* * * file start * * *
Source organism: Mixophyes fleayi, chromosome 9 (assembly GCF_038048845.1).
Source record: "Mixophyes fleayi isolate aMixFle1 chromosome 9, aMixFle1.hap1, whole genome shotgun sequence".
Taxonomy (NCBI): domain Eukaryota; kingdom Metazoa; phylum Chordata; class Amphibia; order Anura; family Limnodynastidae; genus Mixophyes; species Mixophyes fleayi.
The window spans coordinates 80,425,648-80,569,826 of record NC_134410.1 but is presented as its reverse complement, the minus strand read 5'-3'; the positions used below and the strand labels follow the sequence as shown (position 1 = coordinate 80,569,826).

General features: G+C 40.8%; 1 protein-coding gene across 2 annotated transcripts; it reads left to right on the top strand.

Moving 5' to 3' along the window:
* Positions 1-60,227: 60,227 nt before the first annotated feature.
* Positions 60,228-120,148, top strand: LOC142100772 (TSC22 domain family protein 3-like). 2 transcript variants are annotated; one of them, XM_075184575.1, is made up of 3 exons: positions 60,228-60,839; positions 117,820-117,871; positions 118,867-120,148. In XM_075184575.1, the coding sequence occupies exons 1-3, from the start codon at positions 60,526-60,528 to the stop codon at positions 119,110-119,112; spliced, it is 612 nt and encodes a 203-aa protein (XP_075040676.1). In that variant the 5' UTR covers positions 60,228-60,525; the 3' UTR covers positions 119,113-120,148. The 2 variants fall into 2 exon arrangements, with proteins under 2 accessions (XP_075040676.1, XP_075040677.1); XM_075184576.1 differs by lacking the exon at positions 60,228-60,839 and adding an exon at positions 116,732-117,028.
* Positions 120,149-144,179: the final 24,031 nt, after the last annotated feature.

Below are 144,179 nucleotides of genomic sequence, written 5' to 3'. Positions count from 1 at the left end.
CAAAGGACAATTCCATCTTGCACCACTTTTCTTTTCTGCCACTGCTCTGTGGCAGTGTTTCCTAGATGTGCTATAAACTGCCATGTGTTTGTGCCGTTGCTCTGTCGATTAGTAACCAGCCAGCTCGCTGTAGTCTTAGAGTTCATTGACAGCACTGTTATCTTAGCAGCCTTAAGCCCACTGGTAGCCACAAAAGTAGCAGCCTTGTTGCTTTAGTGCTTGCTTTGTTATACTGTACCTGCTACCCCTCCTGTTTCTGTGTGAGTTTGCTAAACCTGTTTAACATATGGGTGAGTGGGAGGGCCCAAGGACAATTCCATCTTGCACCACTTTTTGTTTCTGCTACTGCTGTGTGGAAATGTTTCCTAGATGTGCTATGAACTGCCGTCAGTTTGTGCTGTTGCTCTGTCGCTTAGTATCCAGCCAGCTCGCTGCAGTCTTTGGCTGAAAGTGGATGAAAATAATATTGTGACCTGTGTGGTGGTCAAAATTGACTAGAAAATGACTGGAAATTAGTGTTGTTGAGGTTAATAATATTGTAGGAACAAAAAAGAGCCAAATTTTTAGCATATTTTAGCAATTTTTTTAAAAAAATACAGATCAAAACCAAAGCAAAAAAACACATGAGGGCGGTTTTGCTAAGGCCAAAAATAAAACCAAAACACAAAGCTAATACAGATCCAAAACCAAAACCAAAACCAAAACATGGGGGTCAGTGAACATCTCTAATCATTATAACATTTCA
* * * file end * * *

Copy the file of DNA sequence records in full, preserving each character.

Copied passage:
Source organism: Mixophyes fleayi, chromosome 9 (assembly GCF_038048845.1).
Source record: "Mixophyes fleayi isolate aMixFle1 chromosome 9, aMixFle1.hap1, whole genome shotgun sequence".
Taxonomy (NCBI): domain Eukaryota; kingdom Metazoa; phylum Chordata; class Amphibia; order Anura; family Limnodynastidae; genus Mixophyes; species Mixophyes fleayi.
The window spans coordinates 80,425,648-80,569,826 of record NC_134410.1 but is presented as its reverse complement, the minus strand read 5'-3'; the positions used below and the strand labels follow the sequence as shown (position 1 = coordinate 80,569,826).

General features: G+C 40.8%; 1 protein-coding gene across 2 annotated transcripts; it reads left to right on the top strand.

Moving 5' to 3' along the window:
* Positions 1-60,227: 60,227 nt before the first annotated feature.
* Positions 60,228-120,148, top strand: LOC142100772 (TSC22 domain family protein 3-like). 2 transcript variants are annotated; one of them, XM_075184575.1, is made up of 3 exons: positions 60,228-60,839; positions 117,820-117,871; positions 118,867-120,148. In XM_075184575.1, the coding sequence occupies exons 1-3, from the start codon at positions 60,526-60,528 to the stop codon at positions 119,110-119,112; spliced, it is 612 nt and encodes a 203-aa protein (XP_075040676.1). In that variant the 5' UTR covers positions 60,228-60,525; the 3' UTR covers positions 119,113-120,148. The 2 variants fall into 2 exon arrangements, with proteins under 2 accessions (XP_075040676.1, XP_075040677.1); XM_075184576.1 differs by lacking the exon at positions 60,228-60,839 and adding an exon at positions 116,732-117,028.
* Positions 120,149-144,179: the final 24,031 nt, after the last annotated feature.

Below are 144,179 nucleotides of genomic sequence, written 5' to 3'. Positions count from 1 at the left end.
CAAAGGACAATTCCATCTTGCACCACTTTTCTTTTCTGCCACTGCTCTGTGGCAGTGTTTCCTAGATGTGCTATAAACTGCCATGTGTTTGTGCCGTTGCTCTGTCGATTAGTAACCAGCCAGCTCGCTGTAGTCTTAGAGTTCATTGACAGCACTGTTATCTTAGCAGCCTTAAGCCCACTGGTAGCCACAAAAGTAGCAGCCTTGTTGCTTTAGTGCTTGCTTTGTTATACTGTACCTGCTACCCCTCCTGTTTCTGTGTGAGTTTGCTAAACCTGTTTAACATATGGGTGAGTGGGAGGGCCCAAGGACAATTCCATCTTGCACCACTTTTTGTTTCTGCTACTGCTGTGTGGAAATGTTTCCTAGATGTGCTATGAACTGCCGTCAGTTTGTGCTGTTGCTCTGTCGCTTAGTATCCAGCCAGCTCGCTGCAGTCTTTGGCTGAAAGTGGATGAAAATAATATTGTGACCTGTGTGGTGGTCAAAATTGACTAGAAAATGACTGGAAATTAGTGTTGTTGAGGTTAATAATATTGTAGGAACAAAAAAGAGCCAAATTTTTAGCATATTTTAGCAATTTTTTTAAAAAAATACAGATCAAAACCAAAGCAAAAAAACACATGAGGGCGGTTTTGCTAAGGCCAAAAATAAAACCAAAACACAAAGCTAATACAGATCCAAAACCAAAACCAAAACCAAAACATGGGGGTCAGTGAACATCTCTAATCATTATAACATTTCA